The SMC WBR14-3GN gives average speeds for a router using its technologies and for its price range. But its support for 3G modems that plug-in via USB makes it a great product to consider for those who’d otherwise have had to buy a full-fledged computer and software to set up an internet gateway.
The SMC WBR14-3GN Barricade N Wireless Router 300Mbps (with a model number of SMCWBR14-3GN) can be your fail-safe gateway to access the internet. It is designed in the classic wireless router style, you’d be forgiven for thinking at first glance that this router is something from at least half a decade ago. The features it offers are not to be trifled with, but this router is resolute about wanting to be positioned in a horizontal sitting posture. It cannot be stood up vertically by itself nor is a stand supplied, and you cannot wall-mount it either.
The box in which this device is sold showcases its features. Besides the SMC WBR14-3GN wireless router itself and its power cable, the bundle includes a Quick Installation Guide and an RJ45 Ethernet cable. It operates over the normal 2.4 GHz radio spectrum. As you will see, this is not a bad product at all, but it is crippled by three factors. These factors are that the LAN ports are not Gigabit Ethernet (100 Mbit only), the USB port cannot be used with a storage device or printer, and there is no support of the 5GHz band for interference-free operation. Considering these, it would seem to be priced higher than we'd expect.
Tested in the PCWorld.in Labs
But then the SMC WBR14-3GN is an unusual product, with its uniqueness lying in its ability to uplink to the internet via a 3G USB modem. This is besides the normal methods of uplinking to a modem through a WAN Ethernet port or an existing wireless network. It can behave as a simple wireless Access Point (AP) and also as a router that keeps you connected to the internet through any means available. Until now, if you wanted to be able to fall back to a 3G USB wireless modem when your primary wired ISP has a problem, operating a whole computer as an Internet Gateway for both connections was the only option. Compared to that, the SMC Barricade-N WBR14-3GN is a far more economical solution both in terms of initial investment and the recurring expense of electricity bills.
Managing it is a snap, we tested this wireless router using an MTS Mblaze USB modem (also referred to as a dongle) and it worked just as well as it usually does when connected to a PC/laptop directly.
To get it connected, all you have to do is open the SMC WBR14-3GN's web-configuration page, enter the username and password provided by your ISP, the number to dial and restart the router for the settings to take effect. You can set it up such that traffic from within your LAN is routed through your primary wired internet provider, and when they are down it will “fail over” to the 3G connectivity as a backup connection and ensure continued access to the web for your users (it is aimed at businesses too for sure).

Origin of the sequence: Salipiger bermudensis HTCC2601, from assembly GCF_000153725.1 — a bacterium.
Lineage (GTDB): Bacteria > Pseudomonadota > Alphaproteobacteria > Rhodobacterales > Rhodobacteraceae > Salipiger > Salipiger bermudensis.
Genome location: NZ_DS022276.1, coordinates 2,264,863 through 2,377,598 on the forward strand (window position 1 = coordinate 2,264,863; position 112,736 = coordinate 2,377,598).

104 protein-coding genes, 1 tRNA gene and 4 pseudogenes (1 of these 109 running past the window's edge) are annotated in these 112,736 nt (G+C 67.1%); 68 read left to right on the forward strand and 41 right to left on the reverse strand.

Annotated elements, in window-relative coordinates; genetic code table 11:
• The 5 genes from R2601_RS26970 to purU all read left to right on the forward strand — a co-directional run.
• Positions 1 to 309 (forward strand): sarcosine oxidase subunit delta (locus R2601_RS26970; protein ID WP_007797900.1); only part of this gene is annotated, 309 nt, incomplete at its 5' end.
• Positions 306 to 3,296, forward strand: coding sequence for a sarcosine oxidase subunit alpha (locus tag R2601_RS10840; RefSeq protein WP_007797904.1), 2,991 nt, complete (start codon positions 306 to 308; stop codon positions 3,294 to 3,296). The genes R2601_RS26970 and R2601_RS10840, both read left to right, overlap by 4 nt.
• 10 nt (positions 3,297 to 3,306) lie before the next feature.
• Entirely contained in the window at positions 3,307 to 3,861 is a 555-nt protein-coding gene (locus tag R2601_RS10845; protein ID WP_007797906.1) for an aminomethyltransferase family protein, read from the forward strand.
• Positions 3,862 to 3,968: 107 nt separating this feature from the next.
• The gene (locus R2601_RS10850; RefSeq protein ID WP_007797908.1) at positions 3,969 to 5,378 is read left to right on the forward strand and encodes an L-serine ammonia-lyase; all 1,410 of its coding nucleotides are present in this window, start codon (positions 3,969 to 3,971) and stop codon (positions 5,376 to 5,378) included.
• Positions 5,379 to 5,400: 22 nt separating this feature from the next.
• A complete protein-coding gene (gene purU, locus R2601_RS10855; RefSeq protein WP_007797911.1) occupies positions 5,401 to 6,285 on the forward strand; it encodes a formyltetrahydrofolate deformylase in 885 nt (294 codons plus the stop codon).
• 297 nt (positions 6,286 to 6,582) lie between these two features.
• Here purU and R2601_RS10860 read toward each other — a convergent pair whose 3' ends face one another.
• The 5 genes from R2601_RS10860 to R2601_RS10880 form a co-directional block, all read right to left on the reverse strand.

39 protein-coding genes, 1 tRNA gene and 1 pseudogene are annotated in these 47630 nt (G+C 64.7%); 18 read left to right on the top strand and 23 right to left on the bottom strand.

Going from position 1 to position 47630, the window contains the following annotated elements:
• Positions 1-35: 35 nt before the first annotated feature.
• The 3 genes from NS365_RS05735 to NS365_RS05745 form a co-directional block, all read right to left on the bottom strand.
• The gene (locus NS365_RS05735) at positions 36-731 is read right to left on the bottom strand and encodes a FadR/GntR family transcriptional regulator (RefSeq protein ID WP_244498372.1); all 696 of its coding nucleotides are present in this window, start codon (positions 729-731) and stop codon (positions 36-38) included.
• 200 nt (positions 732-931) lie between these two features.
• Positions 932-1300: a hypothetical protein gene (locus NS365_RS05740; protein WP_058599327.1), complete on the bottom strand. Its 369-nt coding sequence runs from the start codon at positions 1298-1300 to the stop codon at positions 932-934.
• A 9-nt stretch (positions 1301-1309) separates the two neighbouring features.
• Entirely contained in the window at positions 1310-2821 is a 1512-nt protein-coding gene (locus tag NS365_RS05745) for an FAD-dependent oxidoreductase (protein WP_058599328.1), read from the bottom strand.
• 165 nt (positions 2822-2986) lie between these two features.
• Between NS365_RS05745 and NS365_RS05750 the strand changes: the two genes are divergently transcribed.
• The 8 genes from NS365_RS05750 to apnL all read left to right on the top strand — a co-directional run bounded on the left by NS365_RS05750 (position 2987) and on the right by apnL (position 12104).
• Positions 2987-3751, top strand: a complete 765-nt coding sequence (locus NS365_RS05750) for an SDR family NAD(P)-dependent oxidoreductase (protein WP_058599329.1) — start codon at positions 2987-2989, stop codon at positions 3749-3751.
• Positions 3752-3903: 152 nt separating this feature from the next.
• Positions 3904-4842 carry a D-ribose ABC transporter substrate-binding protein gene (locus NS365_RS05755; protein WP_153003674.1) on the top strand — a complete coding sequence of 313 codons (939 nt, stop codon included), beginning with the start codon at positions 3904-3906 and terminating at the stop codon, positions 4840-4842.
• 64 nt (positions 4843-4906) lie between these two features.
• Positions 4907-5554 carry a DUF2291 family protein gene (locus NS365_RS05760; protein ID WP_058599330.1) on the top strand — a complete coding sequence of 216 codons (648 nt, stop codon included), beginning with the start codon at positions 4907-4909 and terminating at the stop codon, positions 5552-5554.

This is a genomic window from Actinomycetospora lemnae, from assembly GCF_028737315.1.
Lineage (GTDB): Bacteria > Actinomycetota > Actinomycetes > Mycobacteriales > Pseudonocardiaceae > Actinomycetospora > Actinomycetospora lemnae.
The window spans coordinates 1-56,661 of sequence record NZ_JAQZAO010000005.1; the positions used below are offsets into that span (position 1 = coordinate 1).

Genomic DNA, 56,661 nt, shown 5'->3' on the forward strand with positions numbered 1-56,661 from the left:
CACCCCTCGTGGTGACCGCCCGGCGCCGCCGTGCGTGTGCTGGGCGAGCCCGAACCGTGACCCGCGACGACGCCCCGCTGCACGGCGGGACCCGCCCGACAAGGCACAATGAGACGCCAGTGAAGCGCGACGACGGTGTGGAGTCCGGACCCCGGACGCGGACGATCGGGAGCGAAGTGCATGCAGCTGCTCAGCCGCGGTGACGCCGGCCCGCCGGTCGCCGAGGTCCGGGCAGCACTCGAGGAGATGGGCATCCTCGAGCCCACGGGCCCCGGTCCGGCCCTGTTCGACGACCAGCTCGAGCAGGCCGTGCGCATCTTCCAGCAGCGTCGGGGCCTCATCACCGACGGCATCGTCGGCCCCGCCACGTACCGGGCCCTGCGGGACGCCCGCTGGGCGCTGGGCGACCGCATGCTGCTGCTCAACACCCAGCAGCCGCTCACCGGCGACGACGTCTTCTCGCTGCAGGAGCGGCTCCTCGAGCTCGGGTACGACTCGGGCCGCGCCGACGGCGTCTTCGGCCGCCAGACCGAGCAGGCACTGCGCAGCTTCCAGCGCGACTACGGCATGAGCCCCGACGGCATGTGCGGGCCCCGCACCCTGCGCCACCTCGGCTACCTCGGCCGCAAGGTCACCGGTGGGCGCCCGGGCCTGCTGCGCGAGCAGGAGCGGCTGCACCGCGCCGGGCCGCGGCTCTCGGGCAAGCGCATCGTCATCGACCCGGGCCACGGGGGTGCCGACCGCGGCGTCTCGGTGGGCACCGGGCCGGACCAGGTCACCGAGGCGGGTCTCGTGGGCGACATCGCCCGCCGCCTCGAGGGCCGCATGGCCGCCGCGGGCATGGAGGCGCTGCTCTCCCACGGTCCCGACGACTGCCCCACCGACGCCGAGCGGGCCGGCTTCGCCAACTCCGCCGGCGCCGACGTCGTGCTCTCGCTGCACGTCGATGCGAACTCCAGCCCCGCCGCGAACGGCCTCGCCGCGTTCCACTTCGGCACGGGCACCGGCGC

The “Budget Control” option can be enabled to track the bandwidth usage and to maintain records of the time periods when the router pressed the 3G modem into service. If your HSDPA card offers a fairly good monthly data transfer cap, you can also run the router in dual-WAN mode, thus giving it two uplinks and aggregating the bandwidth for sharing internet over WiFi or the 4 LAN ports.
Perhaps one laudable feature is the SMC WBR14-3GN's support of the 300 Mbps draft-N WiFi mode. So you can have your device (like laptops) communicating with the router at good speeds when in close range. You can select to run WiFi in 802.11 b/g/n mixed or exclusive mode. Two SSIDs can be setup, with differing security levels on each to help control what users on that “Network” can access. All of the usual expected settings are present for NAT, DHCP, Access Control, Stealth Protection, etc. SMC has even managed to work in support for more sites than the usual DDNS service (they go beyond the DynDns.org site).
First time configuration is easy and quick with a web-page based wizard that runs off the router since there is no CD supplied. The web configuration interface is well sorted and neat, finding the setting you are looking for is fairly intuitive. But the "Help" item is just one lengthy page, with no context-sensitive help or icons specific to sections. If you want help about something and you do not know the exact term you should be looking for, good luck with scrolling through the long Help page to get to an approximation of the setting you are looking for! Administering the router is pretty well provided for, with even multiple user accounts that can be created to give people varying levels of access to router settings.
Three buttons are present on the SMC WBR14-3GN router, labelled WLAN (for WiFI direct control), WPS (for quick pairing with devices that support Wireless Protected Setup) and 3G. There are 3 non-detachable antennae (2dB each), to provide for better signal strength and coverage area. As is usual, this router seemed to run a cut-down variant of the Linux OS, so it just might be supported by the DD-WRT project at some point.
On flat open ground/surface with no objects to come in between and no walls, just a green field – we saw a maximum range of 24m and wireless transfer speeds that are pretty good for a router at this price point. SMC offers a warranty of one year on this router.
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